Moving goods around Africa is notoriously difficult. Potholed roads, shakedowns at paramilitary checkpoints and weeks spent at border posts are only some of the challenges freight companies face.
For those willing to brave the conditions, however, returns can be lucrative. The continent imported around $560 billion in goods in 2019, according to the United Nations Conference on Trade and Development, the global trade and development body. African countries also bought $69bn worth of goods from each other in the same year.
The planned acquisition of South African freight company Imperial Logistics by the UAE's DP World, announced in July, is a logical tie-up between two specialist operators. DP World specialises in global port operations, trade parks and maritime services. Imperial, on the other hand, has moved from global logistics operations to near-exclusive focus on moving goods around Africa.
“The combination is complimentary,” Imperial chief executive Mohammed Akoojee says of the $890 million deal. “It will certainly bring down the cost of logistics in Africa, which is very much needed.”
Road transport costs in Africa are almost twice that of South-East Asia, according to the London-based International Growth Centre. For the 16 landlocked African countries it is even worse, as freight costs are three to four times higher than in developed countries.
In the case of Ethiopia, the cost per kilometre to move a container is around 3.5 times more expensive relative to the US, while in Nigeria, it is 5.3 times higher, the IGC estimates.
Combining DP World’s expertise with global port and rail infrastructure with Imperial’s downstream road freight expertise would support smoother and cheaper logistics, says Mr Akoojee.
“It will certainly increase the flow of goods, make it more efficient and allow people to get products they need at a lower price.”
Cost is not the only factor in diversifying Africa’s logistics chain. Shippers are also beginning to appreciate the need to diversify away from their over-reliance on South Africa, the gateway to much of the continent south of the Equator.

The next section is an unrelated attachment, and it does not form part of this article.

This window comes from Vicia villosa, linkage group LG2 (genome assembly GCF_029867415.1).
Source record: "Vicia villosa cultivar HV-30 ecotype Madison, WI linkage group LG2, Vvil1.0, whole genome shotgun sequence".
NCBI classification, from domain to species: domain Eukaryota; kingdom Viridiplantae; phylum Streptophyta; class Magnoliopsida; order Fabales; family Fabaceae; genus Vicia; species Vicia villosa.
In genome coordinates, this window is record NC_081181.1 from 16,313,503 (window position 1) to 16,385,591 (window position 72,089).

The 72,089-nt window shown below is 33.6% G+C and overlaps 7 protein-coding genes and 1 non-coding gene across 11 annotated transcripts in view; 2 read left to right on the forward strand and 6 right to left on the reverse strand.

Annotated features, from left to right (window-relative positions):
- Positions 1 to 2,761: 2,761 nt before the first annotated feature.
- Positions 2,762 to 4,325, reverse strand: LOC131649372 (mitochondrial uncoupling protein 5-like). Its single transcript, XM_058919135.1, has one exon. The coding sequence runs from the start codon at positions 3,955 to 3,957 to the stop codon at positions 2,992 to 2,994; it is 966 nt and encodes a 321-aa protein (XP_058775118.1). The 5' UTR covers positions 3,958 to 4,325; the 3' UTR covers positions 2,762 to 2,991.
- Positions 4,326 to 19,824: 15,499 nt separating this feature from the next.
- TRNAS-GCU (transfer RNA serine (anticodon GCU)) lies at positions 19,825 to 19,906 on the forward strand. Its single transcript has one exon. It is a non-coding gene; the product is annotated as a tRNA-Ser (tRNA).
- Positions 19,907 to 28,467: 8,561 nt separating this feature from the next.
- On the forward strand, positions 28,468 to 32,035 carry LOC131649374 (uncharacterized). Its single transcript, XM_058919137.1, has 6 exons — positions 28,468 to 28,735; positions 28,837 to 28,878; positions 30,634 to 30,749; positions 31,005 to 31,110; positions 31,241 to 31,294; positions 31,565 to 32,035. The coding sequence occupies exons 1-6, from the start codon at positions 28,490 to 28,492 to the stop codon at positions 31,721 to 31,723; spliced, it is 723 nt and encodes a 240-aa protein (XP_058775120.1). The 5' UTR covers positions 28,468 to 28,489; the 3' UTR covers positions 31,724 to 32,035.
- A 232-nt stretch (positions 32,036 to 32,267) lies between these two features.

Catastrophic riots in July resulted in hundreds of warehouses being destroyed in KwaZulu Natal province and also led to the closure of the country’s largest port in Durban. Meanwhile, as many as 200 lorries are burnt and looted each year along highways by outlaws.
Durban itself serves 60 per cent of regional trade, from as far as the Democratic Republic of Congo 3,000 kilometres away, but is plagued by ageing equipment, frequent strikes and other blockages that slow cargo. As a result, shippers are now looking for alternatives, says the Road Freight Association, the largest mover of goods through Africa.
“Over the past 10 years, our neighbouring countries have been quietly putting money into ports,” says Gavin Kelly, chief executive of the RFA.
South Africa’s container ports were ranked at the bottom of a World Bank global index of 351 container ports. Durban is among the worst-performing container ports in the world in terms of efficiency, according to the Washington-based lender.
“The Chinese have spent a fair amount of money in Maputo, Mozambique. Kenya has Mombasa, Tanzania has Dar es Salaam. Those used to be nightmare ports 20 years ago, but are now very efficient,” Mr Kelly says.
However, South Africa seems to be getting the message. In June, President Cyril Ramaphosa announced the partial privatisation of harbour infrastructure. And in late August, the government said it would embark on a 100 billion rand ($6.55bn) investment drive, together with foreign partners.
With South Africa's credit rating being downgraded to junk status by Moody's last year, borrowing to finance new infrastructure investment is very difficult, making it highly unlikely that the country can continue without private sector partners.
“We want to bring the best of business to South Africa, to bring the technology that is required, but also the kind of cash that is required,” Pravin Gordhan, South Africa's Minister of Public Enterprises, said during a press briefing this week.
Durban would have a “super terminal” to nearly double its capacity, enabling it to take advantage of surging demand for the country’s mineral and agricultural products. While no partners have been named, local media has speculated Gulf logistics companies such as DP World and Kuwait's Agility could be among likely candidates.
“The 100bn rand in port infrastructure is only the start of private sector investment into state-owned businesses,” says Wayne McCurrie, portfolio manager at Ashburton Investment in Johannesburg. “Politicians are stating that this is not privatisation but this does not matter. The government just doesn’t have the capital and their infrastructure is old.”